For those, like me, feeling a bit beat up by the shenanigans, this article shows how Packer and the younger MacArthur strike a much more conciliatory tone on charismatics:
One of the wisest appraisals of the charismatic movement as a whole has come from the estimable J. I. Packer. Like John MacArthur, he is Reformed in theology and a cessationist in his understanding of spiritual gifts. Packer finds in the New Testament both a creedal and a moral test for judging whether movements are truly inspired of God or not, principles the apostles themselves applied in letters like Galatians, Colossians, 2 Peter, and 1 John. Packer writes:
When we apply these tests to the charismatic movement, it becomes plain at once that God is in it. For whatever threats and perhaps instances of occult and counterfeit spirituality we may think we detect around its periphery (and what movement of revival has ever lacked these things around its periphery?), its main effect everywhere is to promote robust Trinitarian faith, personal fellowship with the divine Savior and Lord whom we meet in the New Testament, repentance, obedience, and love to fellow Christians, expressed in ministry of all sorts towards them—plus a zeal for evangelistic outreach that puts the staider sort of churchmen to shame.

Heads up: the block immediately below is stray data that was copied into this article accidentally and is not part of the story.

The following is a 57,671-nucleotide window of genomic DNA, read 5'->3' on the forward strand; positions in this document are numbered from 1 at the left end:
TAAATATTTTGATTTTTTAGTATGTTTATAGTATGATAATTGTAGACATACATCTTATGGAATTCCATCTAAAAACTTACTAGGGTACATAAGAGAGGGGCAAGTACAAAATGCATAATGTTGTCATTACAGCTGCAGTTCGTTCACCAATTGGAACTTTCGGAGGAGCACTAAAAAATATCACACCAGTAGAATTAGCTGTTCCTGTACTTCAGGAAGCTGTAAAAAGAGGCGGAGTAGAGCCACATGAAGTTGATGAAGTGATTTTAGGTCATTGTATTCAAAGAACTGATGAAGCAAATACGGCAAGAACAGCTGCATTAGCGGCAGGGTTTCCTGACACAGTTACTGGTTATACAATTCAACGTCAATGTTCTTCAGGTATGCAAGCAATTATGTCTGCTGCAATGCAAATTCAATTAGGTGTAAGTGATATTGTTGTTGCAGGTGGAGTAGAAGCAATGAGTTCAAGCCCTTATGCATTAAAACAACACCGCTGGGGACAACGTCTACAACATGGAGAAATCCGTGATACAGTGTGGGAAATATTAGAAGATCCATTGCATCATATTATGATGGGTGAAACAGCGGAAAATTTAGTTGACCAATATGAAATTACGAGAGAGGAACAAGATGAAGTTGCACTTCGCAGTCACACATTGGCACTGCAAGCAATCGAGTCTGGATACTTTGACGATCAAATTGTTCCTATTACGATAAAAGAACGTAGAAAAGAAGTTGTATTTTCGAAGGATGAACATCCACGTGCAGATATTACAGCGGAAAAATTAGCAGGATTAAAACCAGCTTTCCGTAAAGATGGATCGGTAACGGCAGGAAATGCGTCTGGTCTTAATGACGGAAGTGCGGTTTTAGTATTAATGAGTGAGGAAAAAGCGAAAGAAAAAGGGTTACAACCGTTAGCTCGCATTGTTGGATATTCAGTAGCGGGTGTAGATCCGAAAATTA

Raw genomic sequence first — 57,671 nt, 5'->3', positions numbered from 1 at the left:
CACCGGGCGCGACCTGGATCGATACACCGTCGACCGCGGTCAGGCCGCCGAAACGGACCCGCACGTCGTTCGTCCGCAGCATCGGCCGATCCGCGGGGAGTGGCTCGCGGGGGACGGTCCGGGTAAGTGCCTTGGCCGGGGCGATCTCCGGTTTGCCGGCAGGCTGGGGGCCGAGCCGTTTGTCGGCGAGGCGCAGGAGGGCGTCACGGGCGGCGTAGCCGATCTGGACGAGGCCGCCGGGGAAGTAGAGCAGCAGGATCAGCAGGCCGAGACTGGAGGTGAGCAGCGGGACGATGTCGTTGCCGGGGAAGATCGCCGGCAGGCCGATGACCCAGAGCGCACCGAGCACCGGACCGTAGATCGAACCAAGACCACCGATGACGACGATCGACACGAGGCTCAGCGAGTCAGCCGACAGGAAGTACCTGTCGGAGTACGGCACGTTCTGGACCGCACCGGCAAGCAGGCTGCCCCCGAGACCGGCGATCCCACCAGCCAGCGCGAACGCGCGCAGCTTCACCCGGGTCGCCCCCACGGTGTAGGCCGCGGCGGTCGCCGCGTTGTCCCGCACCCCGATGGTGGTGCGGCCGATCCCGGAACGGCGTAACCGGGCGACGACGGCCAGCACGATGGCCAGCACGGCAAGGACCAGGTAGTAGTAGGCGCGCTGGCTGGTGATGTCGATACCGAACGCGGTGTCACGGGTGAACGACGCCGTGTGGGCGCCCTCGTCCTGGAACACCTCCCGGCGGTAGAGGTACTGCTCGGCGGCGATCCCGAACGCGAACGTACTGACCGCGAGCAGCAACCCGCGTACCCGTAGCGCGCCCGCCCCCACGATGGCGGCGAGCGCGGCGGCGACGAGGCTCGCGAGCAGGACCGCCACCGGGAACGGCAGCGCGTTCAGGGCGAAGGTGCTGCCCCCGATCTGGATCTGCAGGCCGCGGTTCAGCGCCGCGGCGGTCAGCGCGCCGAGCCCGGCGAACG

Back in 1978, John MacArthur himself was singing a somewhat similar tune. His first anti-charismatic book was an exposition of 1 Corinthians 12-14, and the views he held on spiritual gifts back then are the same as those he espouses today. But in his first book, MacArthur was willing to allow that “charismatics truly love Jesus and the Scriptures. . . . I thank God for much that is happening in the charismatic movement. The Gospel is being proclaimed and many people are being saved. I also believe that through this movement some Christians are recognizing a certain new reality in Christ and making commitments that they have never made before.” What this debate needs is a fresh dose of the early MacArthur.
Read the rest atStrange Friendly Fire | First Things.